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Efficient treatment of a metastatic melanoma patient with a combination of BRAF and MEK inhibitors based on circulating tumor DNA analysis: a case report

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Fixed tissues are the standard samples used in routine practice for molecular testing. But sometimes tissues are lacking or difficult to obtain. In these cases, circulating tumor DNA released from tumor cells can be used as an alternative source of tumor DNA.

Case presentation

We present the case of a 63-year-old Caucasian woman with a metastatic melanoma and a very poor performance status. A plasma sample was tested and the BRAF p.V600E mutation was detected. Based on this result, a treatment combining a BRAF inhibitor and a MEK inhibitor was immediately started. This patient achieved a complete response. In addition, by repeating the plasma test, we could obtain a precise kinetic of release of mutated BRAF DNA in plasma.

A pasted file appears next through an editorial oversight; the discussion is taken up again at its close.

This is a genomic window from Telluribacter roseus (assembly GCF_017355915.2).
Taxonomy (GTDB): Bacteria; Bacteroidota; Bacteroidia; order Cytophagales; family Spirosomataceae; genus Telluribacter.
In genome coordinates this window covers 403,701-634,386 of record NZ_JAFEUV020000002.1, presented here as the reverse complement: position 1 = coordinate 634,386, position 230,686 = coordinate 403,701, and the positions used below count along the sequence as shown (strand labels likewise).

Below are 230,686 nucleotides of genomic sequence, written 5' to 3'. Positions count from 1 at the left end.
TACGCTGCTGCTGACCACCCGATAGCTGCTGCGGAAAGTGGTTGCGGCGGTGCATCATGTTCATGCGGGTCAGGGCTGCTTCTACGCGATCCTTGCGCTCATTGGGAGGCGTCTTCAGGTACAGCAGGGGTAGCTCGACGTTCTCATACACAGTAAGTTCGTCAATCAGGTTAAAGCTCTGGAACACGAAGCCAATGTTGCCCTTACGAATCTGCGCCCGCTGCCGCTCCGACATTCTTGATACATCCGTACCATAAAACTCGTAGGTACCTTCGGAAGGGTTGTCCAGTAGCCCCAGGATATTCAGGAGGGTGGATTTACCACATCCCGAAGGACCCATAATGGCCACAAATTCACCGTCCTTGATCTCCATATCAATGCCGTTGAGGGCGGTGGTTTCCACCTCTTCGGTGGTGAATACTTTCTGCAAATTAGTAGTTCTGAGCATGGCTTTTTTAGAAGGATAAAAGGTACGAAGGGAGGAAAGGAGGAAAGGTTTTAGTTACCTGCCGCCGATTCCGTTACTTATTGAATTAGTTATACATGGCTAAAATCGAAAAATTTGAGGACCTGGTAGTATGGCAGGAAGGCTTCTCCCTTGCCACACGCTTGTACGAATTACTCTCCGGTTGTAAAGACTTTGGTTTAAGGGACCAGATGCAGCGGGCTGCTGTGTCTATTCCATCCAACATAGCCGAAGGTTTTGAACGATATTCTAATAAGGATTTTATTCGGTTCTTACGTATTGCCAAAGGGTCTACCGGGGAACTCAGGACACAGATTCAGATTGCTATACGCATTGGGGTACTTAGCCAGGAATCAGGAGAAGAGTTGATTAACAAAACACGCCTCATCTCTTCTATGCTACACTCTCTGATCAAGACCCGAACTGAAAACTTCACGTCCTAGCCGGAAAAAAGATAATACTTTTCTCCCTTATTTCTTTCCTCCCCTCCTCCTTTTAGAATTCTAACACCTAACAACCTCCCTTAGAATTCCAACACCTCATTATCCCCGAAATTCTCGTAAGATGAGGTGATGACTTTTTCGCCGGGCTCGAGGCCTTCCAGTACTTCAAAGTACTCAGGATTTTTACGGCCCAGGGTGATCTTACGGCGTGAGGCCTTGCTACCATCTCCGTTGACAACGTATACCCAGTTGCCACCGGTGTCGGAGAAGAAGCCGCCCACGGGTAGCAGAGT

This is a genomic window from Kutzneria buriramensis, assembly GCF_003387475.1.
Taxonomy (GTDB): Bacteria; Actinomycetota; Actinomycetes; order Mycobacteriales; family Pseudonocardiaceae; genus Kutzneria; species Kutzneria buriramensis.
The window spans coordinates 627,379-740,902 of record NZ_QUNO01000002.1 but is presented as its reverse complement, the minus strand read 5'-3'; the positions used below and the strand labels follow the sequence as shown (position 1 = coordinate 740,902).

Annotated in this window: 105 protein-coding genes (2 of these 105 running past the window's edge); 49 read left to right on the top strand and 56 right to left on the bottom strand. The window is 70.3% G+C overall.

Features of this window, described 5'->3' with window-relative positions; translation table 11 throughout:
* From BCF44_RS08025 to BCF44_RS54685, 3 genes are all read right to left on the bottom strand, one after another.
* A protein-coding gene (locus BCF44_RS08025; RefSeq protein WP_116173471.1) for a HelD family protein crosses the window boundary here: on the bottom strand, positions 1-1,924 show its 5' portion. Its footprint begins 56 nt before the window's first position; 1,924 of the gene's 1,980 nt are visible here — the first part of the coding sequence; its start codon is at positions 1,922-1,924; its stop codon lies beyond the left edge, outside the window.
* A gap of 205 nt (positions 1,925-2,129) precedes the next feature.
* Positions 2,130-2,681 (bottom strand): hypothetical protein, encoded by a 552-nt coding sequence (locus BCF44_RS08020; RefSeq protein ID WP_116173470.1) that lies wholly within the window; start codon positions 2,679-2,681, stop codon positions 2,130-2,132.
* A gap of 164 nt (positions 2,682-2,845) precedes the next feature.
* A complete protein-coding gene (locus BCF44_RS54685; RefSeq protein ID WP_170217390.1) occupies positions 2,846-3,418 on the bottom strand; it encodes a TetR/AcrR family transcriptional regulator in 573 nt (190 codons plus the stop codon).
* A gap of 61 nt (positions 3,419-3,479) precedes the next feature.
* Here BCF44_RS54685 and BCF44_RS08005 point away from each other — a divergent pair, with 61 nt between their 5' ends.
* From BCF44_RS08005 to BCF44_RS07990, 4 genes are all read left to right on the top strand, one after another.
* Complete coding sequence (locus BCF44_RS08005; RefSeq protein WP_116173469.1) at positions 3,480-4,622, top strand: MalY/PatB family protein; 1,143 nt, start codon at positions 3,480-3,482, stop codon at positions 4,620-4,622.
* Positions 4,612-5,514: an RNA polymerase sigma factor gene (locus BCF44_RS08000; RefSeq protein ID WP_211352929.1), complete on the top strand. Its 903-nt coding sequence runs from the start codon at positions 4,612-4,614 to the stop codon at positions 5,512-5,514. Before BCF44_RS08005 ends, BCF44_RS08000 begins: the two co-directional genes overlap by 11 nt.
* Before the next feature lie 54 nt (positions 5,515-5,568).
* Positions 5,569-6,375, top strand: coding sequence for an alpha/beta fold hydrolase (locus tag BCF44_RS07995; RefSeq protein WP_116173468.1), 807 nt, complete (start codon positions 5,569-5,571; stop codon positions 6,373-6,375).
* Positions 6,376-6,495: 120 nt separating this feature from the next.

We report here for the first time the efficient treatment of a metastatic melanoma patient on the basis of circulating tumor DNA analysis. This urgent treatment provided a dramatic response in a patient with a very poor initial condition. The kinetic data most likely reflect treatment efficacy.


BRAF inhibitors have revolutionized the treatment of metastatic melanoma in patients presenting a BRAF V600 mutation in their tumor by showing highly significant clinical objective responses [1,2,3,4,5]. These drugs have been approved in many countries for the treatment of patients with unresectable or metastatic melanoma with a BRAF mutation. Therefore, daily practice requires BRAF mutation testing of patients’ tumors.